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Abortion law pending to provide exceptions and save mother’s life – Tennessee Lookout


Just months after one of the nation’s most restrictive abortion laws went into effect in Tennessee, Republican lawmakers are considering bills with exceptions, including to save the mother’s life during of a fatal pregnancy.

State Senators Ferrell Haile and Rusty Crowe both confirmed to the Tennessee Lookout that they were considering legislation that would change the law when the first session of the 113th General Assembly opens in January.

“We’re looking at what exceptions might be appropriate,” said Haile, a Republican from Gallatin.

Sen. Ferrell Haile, R-Gallatin (Photo: Tennessee General Assembly)

He declined to elaborate on whether these would include rape and incest, which are not permitted under the “triggering ban”, noting that it is in the “review phase”. He said, however, he was “leaning toward” sponsoring legislation.

“I just think there’s a reason here that there might be a need for some exceptions on this,” Haile said.

When asked if such legislation could include a change to the “affirmative defense” portion of the law, Haile said that was being discussed by other lawmakers.

Crowe, a Republican from Bristol, is considering this type of legislation, which would make saving the mother’s life an exception rather than requiring an “affirmative defence” in which the doctor would have to present evidence in court to deny criminal liability or civil. , proving that an abortion was necessary to prevent the mother from dying or suffering from a terminal illness.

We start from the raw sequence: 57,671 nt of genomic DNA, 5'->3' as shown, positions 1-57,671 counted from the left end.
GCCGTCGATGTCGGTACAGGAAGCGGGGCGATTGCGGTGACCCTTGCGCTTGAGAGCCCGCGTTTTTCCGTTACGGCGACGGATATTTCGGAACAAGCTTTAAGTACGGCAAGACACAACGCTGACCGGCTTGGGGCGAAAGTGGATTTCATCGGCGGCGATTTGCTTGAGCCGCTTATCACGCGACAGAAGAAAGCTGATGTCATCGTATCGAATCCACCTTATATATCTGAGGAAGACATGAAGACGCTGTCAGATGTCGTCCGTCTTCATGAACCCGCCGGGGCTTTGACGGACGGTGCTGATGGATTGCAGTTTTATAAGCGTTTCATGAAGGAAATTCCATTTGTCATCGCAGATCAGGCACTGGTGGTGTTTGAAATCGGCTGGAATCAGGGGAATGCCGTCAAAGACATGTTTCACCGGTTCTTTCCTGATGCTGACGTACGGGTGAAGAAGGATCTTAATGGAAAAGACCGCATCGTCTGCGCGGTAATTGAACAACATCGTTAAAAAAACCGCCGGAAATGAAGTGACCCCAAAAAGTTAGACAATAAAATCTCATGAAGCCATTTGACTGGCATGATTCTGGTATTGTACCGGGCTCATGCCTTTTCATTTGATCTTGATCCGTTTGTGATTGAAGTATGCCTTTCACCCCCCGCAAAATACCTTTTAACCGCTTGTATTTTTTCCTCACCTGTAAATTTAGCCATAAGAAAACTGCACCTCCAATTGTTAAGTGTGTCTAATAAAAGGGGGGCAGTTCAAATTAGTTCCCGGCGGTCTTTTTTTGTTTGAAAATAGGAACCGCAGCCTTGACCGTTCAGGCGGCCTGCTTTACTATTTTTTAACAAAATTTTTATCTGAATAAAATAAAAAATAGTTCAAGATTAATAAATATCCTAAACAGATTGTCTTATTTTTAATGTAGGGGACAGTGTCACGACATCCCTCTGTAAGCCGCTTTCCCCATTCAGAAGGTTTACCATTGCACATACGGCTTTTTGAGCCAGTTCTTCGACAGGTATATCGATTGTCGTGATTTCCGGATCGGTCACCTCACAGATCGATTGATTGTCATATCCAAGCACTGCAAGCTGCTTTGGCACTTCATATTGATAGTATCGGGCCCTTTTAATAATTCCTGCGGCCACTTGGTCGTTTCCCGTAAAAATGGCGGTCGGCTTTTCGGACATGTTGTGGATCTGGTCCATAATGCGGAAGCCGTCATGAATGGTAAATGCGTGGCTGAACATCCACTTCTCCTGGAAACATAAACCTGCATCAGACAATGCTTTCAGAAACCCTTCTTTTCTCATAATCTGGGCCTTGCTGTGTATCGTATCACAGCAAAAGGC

“In the next legislative session, Senator Crowe wants to ensure that the law protects doctors who perform life-saving abortions when the mother’s life is in danger. At this point, Senator Crowe has not met with stakeholders to discuss specific legislation, but he looks forward to doing so in the weeks and months to come,” the Republican Caucus spokeswoman said. Senate, Molly Gormley.

Although Republican lawmakers who voted overwhelmingly to “ban the trigger” in 2019 have their doubts about the restrictions, they will face opposition.

I just think there’s a reason here why it might be necessary to make some exceptions to that.

— Sen. Ferrell Haile, a Gallatin Republican, speaking on the state’s strict abortion ban.

Governor Bill Lee says he is “satisfied” with the law as written and does not think it needs to be changed. Other Republican lawmakers are also likely to erect roadblocks.

Tennessee Right to Life celebrated the law’s proclamation this summer after Roe v. Wade. And lobbyist Will Brewer said the organization, which was largely responsible for passing the Safeguarding Human Life Act, “in the abstract” would oppose such legislation. He has yet to see a tongue but has already voiced his opposition to Haile and Sen. Richard Briggs, a Republican from Knoxville, supports the exceptions for saving the mother’s life and for rape and incest.